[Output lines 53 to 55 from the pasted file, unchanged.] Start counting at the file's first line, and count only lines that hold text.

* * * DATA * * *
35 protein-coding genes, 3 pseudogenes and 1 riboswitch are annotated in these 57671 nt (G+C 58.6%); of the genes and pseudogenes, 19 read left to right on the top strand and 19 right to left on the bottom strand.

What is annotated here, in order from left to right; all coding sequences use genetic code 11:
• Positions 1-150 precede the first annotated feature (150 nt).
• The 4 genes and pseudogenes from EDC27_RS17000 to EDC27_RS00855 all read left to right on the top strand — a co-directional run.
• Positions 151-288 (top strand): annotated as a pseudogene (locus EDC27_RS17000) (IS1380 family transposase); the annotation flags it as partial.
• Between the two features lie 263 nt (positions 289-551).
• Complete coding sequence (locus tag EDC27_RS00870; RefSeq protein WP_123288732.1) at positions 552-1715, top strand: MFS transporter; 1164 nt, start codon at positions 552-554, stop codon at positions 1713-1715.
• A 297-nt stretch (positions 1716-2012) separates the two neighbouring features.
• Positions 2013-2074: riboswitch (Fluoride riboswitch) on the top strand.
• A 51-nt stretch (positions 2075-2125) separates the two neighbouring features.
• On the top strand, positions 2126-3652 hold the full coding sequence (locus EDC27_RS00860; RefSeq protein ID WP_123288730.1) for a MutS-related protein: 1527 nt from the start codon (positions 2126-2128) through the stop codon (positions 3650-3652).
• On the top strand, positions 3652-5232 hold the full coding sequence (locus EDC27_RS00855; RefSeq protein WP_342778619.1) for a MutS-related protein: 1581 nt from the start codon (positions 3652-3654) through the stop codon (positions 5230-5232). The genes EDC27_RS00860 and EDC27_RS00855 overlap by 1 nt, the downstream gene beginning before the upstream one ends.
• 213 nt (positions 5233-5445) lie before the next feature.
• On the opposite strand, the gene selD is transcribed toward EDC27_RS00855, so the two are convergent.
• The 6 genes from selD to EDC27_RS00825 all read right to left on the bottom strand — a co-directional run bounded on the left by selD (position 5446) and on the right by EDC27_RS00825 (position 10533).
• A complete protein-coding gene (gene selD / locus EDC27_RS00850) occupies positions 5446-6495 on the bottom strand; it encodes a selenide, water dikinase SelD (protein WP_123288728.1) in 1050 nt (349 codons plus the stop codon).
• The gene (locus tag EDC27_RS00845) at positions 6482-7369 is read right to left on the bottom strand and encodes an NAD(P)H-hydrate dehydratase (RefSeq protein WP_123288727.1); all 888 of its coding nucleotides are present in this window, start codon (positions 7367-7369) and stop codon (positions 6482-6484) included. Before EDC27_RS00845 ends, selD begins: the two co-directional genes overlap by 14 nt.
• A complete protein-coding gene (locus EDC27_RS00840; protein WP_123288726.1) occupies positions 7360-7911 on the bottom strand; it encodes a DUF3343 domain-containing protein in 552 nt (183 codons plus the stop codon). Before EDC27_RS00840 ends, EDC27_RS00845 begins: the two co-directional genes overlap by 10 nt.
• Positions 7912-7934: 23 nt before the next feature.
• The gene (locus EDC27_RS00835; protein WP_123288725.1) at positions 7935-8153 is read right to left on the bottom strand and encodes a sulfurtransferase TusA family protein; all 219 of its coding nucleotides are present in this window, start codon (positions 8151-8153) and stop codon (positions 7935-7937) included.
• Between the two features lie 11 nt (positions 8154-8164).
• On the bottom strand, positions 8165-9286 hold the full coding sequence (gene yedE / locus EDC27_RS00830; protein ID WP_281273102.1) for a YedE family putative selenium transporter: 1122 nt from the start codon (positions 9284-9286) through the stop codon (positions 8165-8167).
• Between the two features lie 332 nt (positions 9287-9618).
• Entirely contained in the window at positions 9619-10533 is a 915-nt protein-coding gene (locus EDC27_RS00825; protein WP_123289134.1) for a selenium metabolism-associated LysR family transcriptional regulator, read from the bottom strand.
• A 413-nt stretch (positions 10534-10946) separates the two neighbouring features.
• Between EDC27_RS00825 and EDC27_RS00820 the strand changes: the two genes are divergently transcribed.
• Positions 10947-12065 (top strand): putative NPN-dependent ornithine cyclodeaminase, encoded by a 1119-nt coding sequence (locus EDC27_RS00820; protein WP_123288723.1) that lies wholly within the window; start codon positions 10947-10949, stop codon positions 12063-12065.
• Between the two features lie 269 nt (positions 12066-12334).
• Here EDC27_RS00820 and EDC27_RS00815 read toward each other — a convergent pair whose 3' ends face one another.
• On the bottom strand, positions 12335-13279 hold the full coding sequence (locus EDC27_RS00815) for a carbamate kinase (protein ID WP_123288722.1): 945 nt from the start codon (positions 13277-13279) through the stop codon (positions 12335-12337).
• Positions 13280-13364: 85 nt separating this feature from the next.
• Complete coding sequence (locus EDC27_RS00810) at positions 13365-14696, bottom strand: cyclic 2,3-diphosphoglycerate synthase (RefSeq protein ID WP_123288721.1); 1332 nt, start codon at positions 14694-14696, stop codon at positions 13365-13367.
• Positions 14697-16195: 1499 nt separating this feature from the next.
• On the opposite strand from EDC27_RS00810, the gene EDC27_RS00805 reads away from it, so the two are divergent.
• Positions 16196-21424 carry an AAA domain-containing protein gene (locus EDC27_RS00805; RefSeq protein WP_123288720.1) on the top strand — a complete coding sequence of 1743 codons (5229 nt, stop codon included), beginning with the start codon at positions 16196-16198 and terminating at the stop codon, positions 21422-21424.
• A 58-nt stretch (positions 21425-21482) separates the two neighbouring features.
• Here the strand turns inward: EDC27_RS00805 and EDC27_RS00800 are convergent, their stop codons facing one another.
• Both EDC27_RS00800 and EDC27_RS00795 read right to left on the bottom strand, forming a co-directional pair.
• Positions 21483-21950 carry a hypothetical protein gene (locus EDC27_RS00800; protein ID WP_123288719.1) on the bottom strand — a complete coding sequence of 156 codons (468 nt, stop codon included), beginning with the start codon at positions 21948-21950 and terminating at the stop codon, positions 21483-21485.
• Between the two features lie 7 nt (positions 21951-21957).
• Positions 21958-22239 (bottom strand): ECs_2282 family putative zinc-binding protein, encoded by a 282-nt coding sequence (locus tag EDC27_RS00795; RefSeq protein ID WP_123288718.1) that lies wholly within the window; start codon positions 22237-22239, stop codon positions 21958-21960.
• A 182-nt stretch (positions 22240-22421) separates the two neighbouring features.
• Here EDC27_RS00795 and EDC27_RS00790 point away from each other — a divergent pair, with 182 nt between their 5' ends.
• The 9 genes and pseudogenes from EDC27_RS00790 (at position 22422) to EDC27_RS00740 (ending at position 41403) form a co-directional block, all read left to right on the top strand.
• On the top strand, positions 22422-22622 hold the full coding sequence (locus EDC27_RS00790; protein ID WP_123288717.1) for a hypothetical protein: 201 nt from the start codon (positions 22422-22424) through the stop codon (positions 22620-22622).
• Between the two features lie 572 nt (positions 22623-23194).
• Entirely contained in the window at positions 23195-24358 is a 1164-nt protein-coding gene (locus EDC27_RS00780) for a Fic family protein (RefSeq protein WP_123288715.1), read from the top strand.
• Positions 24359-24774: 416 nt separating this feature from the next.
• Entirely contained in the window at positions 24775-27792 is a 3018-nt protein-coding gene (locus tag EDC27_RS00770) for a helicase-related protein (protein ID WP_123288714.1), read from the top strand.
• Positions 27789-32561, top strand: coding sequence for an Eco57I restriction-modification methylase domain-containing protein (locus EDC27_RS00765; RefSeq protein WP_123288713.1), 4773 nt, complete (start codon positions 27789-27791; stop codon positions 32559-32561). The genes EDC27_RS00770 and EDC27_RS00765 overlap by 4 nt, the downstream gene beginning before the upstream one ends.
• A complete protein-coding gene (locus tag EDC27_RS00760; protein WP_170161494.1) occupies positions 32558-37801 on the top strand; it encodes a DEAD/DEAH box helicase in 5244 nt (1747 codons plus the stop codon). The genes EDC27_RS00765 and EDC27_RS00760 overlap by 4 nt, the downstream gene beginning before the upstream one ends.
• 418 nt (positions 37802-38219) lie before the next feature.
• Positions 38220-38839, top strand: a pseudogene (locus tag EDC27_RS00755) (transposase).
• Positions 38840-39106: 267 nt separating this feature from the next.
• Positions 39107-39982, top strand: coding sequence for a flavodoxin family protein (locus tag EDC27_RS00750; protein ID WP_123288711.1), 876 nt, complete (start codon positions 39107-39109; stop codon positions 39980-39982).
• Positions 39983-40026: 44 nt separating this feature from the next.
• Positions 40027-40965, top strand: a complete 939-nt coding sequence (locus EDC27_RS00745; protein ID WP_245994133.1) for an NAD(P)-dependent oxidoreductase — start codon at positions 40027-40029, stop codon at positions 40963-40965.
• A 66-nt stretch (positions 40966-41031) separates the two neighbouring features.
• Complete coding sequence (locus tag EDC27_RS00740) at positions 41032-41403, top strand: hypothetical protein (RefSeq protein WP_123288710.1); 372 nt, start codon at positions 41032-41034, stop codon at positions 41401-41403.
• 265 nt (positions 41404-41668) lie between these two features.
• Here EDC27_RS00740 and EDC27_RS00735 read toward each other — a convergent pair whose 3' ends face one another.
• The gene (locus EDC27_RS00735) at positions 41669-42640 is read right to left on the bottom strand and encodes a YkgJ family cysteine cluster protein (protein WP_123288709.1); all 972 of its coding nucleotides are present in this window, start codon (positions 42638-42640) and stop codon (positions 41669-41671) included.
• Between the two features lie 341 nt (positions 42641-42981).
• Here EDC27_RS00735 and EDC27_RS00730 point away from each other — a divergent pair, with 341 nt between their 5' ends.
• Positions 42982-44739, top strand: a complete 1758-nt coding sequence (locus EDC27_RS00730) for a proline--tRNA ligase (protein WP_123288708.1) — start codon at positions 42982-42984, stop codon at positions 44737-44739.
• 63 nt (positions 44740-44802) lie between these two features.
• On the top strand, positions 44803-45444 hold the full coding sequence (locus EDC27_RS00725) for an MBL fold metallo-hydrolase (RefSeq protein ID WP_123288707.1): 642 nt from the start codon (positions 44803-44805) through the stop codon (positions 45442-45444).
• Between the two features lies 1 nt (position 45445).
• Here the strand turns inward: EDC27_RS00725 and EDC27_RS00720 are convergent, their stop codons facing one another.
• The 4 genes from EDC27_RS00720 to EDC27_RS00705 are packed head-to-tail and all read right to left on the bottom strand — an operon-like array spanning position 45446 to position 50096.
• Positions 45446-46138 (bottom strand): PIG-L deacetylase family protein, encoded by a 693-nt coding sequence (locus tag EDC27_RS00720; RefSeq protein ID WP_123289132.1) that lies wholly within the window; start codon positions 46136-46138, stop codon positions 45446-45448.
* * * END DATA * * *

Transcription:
• Positions 38220-38839, top strand: a pseudogene (locus tag EDC27_RS00755) (transposase).
• Positions 38840-39106: 267 nt separating this feature from the next.
• Positions 39107-39982, top strand: coding sequence for a flavodoxin family protein (locus tag EDC27_RS00750; protein ID WP_123288711.1), 876 nt, complete (start codon positions 39107-39109; stop codon positions 39980-39982).